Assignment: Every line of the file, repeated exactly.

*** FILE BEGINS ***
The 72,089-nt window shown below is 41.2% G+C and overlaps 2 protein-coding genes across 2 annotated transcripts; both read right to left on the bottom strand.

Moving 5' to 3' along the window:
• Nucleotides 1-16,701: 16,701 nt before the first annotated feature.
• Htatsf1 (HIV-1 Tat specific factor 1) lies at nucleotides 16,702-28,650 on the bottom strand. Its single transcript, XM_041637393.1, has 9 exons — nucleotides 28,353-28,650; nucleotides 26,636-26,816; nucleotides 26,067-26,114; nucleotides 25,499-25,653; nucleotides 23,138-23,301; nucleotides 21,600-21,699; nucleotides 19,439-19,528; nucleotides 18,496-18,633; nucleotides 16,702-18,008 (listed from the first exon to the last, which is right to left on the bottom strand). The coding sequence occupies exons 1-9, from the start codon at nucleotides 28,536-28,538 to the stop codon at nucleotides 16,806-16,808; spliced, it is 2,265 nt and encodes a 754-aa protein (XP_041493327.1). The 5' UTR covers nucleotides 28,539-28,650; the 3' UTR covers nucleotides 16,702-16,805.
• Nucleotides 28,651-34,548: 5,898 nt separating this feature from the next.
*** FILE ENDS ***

The 72,089-nt window shown below is 41.2% G+C and overlaps 2 protein-coding genes across 2 annotated transcripts; both read right to left on the bottom strand.

Moving 5' to 3' along the window:
• Nucleotides 1-16,701: 16,701 nt before the first annotated feature.
• Htatsf1 (HIV-1 Tat specific factor 1) lies at nucleotides 16,702-28,650 on the bottom strand. Its single transcript, XM_041637393.1, has 9 exons — nucleotides 28,353-28,650; nucleotides 26,636-26,816; nucleotides 26,067-26,114; nucleotides 25,499-25,653; nucleotides 23,138-23,301; nucleotides 21,600-21,699; nucleotides 19,439-19,528; nucleotides 18,496-18,633; nucleotides 16,702-18,008 (listed from the first exon to the last, which is right to left on the bottom strand). The coding sequence occupies exons 1-9, from the start codon at nucleotides 28,536-28,538 to the stop codon at nucleotides 16,806-16,808; spliced, it is 2,265 nt and encodes a 754-aa protein (XP_041493327.1). The 5' UTR covers nucleotides 28,539-28,650; the 3' UTR covers nucleotides 16,702-16,805.
• Nucleotides 28,651-34,548: 5,898 nt separating this feature from the next.